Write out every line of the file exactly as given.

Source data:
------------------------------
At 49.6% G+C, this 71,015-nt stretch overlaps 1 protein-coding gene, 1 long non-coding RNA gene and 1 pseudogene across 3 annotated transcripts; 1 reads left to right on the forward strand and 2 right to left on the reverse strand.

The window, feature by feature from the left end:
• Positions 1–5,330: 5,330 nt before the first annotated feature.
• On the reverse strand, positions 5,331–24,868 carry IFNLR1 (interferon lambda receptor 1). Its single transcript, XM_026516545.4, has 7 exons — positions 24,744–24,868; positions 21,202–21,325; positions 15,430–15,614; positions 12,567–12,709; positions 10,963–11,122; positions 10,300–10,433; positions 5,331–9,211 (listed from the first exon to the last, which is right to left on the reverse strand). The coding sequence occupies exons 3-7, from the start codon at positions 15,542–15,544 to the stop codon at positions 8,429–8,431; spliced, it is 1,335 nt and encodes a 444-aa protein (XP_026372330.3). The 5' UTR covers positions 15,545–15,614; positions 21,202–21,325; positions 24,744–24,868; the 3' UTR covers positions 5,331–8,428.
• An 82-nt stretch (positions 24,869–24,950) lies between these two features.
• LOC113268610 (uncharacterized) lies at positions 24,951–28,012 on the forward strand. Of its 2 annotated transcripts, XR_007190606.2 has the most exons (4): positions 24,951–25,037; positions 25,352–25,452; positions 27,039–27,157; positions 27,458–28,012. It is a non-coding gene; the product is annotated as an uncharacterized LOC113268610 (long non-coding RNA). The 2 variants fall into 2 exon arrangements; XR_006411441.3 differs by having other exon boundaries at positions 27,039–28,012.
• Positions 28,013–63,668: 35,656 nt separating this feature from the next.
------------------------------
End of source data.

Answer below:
At 49.6% G+C, this 71,015-nt stretch overlaps 1 protein-coding gene, 1 long non-coding RNA gene and 1 pseudogene across 3 annotated transcripts; 1 reads left to right on the forward strand and 2 right to left on the reverse strand.

The window, feature by feature from the left end:
• Positions 1–5,330: 5,330 nt before the first annotated feature.
• On the reverse strand, positions 5,331–24,868 carry IFNLR1 (interferon lambda receptor 1). Its single transcript, XM_026516545.4, has 7 exons — positions 24,744–24,868; positions 21,202–21,325; positions 15,430–15,614; positions 12,567–12,709; positions 10,963–11,122; positions 10,300–10,433; positions 5,331–9,211 (listed from the first exon to the last, which is right to left on the reverse strand). The coding sequence occupies exons 3-7, from the start codon at positions 15,542–15,544 to the stop codon at positions 8,429–8,431; spliced, it is 1,335 nt and encodes a 444-aa protein (XP_026372330.3). The 5' UTR covers positions 15,545–15,614; positions 21,202–21,325; positions 24,744–24,868; the 3' UTR covers positions 5,331–8,428.
• An 82-nt stretch (positions 24,869–24,950) lies between these two features.
• LOC113268610 (uncharacterized) lies at positions 24,951–28,012 on the forward strand. Of its 2 annotated transcripts, XR_007190606.2 has the most exons (4): positions 24,951–25,037; positions 25,352–25,452; positions 27,039–27,157; positions 27,458–28,012. It is a non-coding gene; the product is annotated as an uncharacterized LOC113268610 (long non-coding RNA). The 2 variants fall into 2 exon arrangements; XR_006411441.3 differs by having other exon boundaries at positions 27,039–28,012.
• Positions 28,013–63,668: 35,656 nt separating this feature from the next.